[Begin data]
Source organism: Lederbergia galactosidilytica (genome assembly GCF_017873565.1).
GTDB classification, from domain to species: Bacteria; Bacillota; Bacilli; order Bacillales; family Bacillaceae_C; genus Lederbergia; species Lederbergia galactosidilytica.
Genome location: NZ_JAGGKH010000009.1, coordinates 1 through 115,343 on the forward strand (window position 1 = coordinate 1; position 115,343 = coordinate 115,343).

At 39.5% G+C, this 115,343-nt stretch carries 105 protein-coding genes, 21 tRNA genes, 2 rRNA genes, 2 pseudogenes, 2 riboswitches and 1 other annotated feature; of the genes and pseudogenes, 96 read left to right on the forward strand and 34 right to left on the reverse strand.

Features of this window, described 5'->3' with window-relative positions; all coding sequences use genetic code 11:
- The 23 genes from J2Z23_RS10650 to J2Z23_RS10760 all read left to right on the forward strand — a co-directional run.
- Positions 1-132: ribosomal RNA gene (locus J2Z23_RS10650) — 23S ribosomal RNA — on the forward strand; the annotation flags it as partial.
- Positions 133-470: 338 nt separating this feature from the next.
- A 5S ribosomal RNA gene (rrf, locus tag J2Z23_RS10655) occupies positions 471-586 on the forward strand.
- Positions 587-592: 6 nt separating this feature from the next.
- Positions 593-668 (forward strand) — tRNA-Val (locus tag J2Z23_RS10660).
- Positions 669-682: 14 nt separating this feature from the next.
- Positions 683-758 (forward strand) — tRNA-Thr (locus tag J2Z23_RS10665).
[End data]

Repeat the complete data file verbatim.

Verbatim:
Source organism: Lederbergia galactosidilytica (genome assembly GCF_017873565.1).
GTDB classification, from domain to species: Bacteria; Bacillota; Bacilli; order Bacillales; family Bacillaceae_C; genus Lederbergia; species Lederbergia galactosidilytica.
Genome location: NZ_JAGGKH010000009.1, coordinates 1 through 115,343 on the forward strand (window position 1 = coordinate 1; position 115,343 = coordinate 115,343).

At 39.5% G+C, this 115,343-nt stretch carries 105 protein-coding genes, 21 tRNA genes, 2 rRNA genes, 2 pseudogenes, 2 riboswitches and 1 other annotated feature; of the genes and pseudogenes, 96 read left to right on the forward strand and 34 right to left on the reverse strand.

Features of this window, described 5'->3' with window-relative positions; all coding sequences use genetic code 11:
- The 23 genes from J2Z23_RS10650 to J2Z23_RS10760 all read left to right on the forward strand — a co-directional run.
- Positions 1-132: ribosomal RNA gene (locus J2Z23_RS10650) — 23S ribosomal RNA — on the forward strand; the annotation flags it as partial.
- Positions 133-470: 338 nt separating this feature from the next.
- A 5S ribosomal RNA gene (rrf, locus tag J2Z23_RS10655) occupies positions 471-586 on the forward strand.
- Positions 587-592: 6 nt separating this feature from the next.
- Positions 593-668 (forward strand) — tRNA-Val (locus tag J2Z23_RS10660).
- Positions 669-682: 14 nt separating this feature from the next.
- Positions 683-758 (forward strand) — tRNA-Thr (locus tag J2Z23_RS10665).